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Climate changing, so must food, agriculture and people too

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The annual World Food Day activities, spearheaded locally by the Ministry of Agriculture, reach a high point today, Friday, with the staging of an agricultural exhibition in Kingstown. This year’s activities are being organized under the global theme, “Climate is changing, Food and Agriculture must too.” To this we humbly add, “People must too.”

The continued focus on food is a most welcome one, but must be underlined consistently throughout the year. Every year, in keeping with the focus of the Food and Agriculture Organization (FAO) of the United Nations, food is prominent in the themes for World Food Day,{{more}} but one can be forgiven if one does not get the impression that we approach World Food Day more by rote than by conviction. It is more than time for these themes to take root, and have practical manifestations in terms of our daily lives.

This year’s theme provides another real opportunity to do so, for it is now manifest that climate change is real and impacting on our very existence on the planet. That is why the FAO has responded in terms of piloting the idea of “climate-smart agriculture”. The focus on increased food production is certainly a very vital one, given the pressure on the world’s natural resources and the mistaken belief that these must be utilized for the biggest immediate profits, to the detriment of the future of the planet and generations to come.

In the case of small countries like ours, with limited natural resources, there is intense competition to food production from other, non-agricultural sectors, and even within agriculture balancing the need to feed our population, nutritiously and in an affordable manner, with the need to obtain foreign exchange. The balancing act gets more difficult day by day.

Food and agriculture face enormous challenges in the modern world, where desires, tastes and fashions seem to rank above needs. These all have their bearing on national priorities and this in turn impacts on such critical areas as land use policy. Agricultural estates and land are increasingly being diverted to all sorts of seemingly non-agricultural purposes. Can we achieve laudable goals in such an environment?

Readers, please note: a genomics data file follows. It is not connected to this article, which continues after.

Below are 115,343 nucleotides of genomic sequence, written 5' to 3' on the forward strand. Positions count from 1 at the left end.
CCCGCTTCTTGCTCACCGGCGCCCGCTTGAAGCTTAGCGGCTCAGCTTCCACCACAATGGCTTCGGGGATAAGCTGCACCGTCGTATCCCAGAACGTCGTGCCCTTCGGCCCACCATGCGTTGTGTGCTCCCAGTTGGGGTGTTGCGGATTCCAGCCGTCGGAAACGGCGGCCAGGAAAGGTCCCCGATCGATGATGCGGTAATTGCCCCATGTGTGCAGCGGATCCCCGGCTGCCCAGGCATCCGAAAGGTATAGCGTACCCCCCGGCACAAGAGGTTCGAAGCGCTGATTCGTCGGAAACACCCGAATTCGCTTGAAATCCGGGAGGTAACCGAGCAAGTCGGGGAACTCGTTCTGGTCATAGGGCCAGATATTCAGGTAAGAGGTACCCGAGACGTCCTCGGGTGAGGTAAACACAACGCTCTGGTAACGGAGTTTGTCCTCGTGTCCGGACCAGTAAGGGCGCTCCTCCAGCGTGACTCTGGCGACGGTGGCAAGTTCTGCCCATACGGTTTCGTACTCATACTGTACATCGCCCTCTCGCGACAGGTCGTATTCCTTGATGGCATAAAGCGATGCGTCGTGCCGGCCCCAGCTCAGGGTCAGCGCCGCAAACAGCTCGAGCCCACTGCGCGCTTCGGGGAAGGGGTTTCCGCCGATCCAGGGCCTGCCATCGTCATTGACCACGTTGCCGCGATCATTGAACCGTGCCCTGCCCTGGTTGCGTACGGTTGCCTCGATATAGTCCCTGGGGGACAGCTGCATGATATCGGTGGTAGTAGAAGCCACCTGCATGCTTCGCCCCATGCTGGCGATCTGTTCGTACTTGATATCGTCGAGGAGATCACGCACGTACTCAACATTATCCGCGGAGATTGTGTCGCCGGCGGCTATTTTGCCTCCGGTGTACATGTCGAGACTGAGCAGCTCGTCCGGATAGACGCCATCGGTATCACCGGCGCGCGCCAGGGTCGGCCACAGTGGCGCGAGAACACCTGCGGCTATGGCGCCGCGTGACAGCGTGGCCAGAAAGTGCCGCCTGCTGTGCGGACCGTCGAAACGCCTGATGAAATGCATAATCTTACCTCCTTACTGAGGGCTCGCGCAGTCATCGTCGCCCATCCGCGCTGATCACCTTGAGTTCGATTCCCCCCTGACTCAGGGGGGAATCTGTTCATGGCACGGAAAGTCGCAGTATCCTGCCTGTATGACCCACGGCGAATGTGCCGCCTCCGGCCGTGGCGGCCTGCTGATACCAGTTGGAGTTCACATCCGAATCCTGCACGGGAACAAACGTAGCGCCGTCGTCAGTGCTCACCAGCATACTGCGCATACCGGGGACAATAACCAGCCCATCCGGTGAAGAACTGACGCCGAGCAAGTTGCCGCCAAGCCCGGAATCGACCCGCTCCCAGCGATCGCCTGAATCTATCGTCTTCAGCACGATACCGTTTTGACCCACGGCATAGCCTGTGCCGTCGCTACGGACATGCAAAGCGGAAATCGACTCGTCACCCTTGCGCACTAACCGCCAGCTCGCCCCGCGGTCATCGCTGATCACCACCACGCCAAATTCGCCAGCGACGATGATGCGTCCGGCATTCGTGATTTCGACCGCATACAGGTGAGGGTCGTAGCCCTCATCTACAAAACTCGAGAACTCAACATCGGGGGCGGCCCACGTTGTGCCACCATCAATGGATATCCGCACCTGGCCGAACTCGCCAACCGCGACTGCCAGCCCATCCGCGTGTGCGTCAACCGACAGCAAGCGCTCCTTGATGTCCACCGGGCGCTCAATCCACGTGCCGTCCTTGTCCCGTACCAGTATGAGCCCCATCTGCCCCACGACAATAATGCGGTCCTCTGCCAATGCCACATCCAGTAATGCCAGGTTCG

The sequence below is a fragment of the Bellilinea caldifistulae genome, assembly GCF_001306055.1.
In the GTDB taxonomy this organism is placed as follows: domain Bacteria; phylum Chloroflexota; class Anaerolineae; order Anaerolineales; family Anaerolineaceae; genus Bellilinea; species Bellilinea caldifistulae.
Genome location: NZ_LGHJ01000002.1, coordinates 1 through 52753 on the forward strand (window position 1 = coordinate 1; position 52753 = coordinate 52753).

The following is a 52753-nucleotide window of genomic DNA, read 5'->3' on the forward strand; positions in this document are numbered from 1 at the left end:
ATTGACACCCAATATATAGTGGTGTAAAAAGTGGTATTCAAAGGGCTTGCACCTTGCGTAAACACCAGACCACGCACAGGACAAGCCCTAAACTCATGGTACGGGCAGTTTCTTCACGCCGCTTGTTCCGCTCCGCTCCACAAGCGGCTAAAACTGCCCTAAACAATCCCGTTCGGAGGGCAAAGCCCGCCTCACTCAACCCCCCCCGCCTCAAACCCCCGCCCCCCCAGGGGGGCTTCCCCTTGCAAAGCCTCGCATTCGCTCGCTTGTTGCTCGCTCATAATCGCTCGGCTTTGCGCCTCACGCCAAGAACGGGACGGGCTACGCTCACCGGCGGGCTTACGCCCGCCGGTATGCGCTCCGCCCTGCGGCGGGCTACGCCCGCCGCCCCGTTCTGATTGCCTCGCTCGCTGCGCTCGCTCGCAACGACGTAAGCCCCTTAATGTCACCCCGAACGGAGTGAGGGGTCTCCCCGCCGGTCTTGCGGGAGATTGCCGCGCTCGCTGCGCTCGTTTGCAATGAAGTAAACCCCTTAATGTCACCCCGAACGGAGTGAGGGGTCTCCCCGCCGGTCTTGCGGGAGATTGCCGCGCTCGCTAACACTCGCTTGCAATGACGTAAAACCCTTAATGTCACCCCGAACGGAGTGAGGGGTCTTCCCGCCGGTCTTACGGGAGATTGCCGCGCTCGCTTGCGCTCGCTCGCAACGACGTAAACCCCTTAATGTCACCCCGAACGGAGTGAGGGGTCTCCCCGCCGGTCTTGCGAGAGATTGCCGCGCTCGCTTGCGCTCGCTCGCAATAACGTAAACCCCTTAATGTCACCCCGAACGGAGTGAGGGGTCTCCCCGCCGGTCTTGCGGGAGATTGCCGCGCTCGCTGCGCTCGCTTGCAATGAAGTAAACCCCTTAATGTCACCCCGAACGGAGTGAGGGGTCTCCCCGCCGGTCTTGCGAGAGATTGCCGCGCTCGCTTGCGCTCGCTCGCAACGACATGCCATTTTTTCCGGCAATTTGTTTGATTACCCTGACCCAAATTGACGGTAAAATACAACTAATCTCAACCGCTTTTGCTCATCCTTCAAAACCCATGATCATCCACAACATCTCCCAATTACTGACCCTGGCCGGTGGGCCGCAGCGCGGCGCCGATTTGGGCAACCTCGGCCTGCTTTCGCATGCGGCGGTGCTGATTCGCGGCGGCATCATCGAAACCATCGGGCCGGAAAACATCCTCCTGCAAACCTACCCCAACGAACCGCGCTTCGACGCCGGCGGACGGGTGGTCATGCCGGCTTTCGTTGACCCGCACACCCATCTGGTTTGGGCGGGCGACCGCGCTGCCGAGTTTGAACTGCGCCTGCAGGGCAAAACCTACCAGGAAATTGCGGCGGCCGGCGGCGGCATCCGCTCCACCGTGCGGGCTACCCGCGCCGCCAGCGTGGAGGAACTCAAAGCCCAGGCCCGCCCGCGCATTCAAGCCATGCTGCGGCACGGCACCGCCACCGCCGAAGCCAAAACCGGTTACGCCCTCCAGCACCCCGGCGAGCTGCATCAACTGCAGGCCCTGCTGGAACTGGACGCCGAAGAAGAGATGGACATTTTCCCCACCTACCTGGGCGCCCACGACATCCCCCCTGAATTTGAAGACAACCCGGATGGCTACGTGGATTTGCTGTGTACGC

Thus, climate change does not only apply in a physical and scientific sense, it also applies in the human and social sense. There is a direct correlation between climate change and human activity, and that human activity is more and more influenced by profit motive and the deliberate efforts to change human tastes and desires. That impacts on what we eat and consume, how we do it and our accumulation and disposal of waste. Local food consumption now has ever stiffer competition from food imports of all types. These are facilitated by the global climate removing restrictions on trade which place small underdeveloped countries more and more at the mercy of the global food giants.

For all these reasons, it is important that the ‘people’ aspect of the situation be given adequate recognition. Even as we give full support to our farmers and the Ministry of Agriculture, there must also be a personal commitment on the part of us all. We, each and every one of us, have critical roles to play both in the mitigation of the effects of climate change, as well in adapting our personal habits and actions to achieve the desired goals. We can make a difference.

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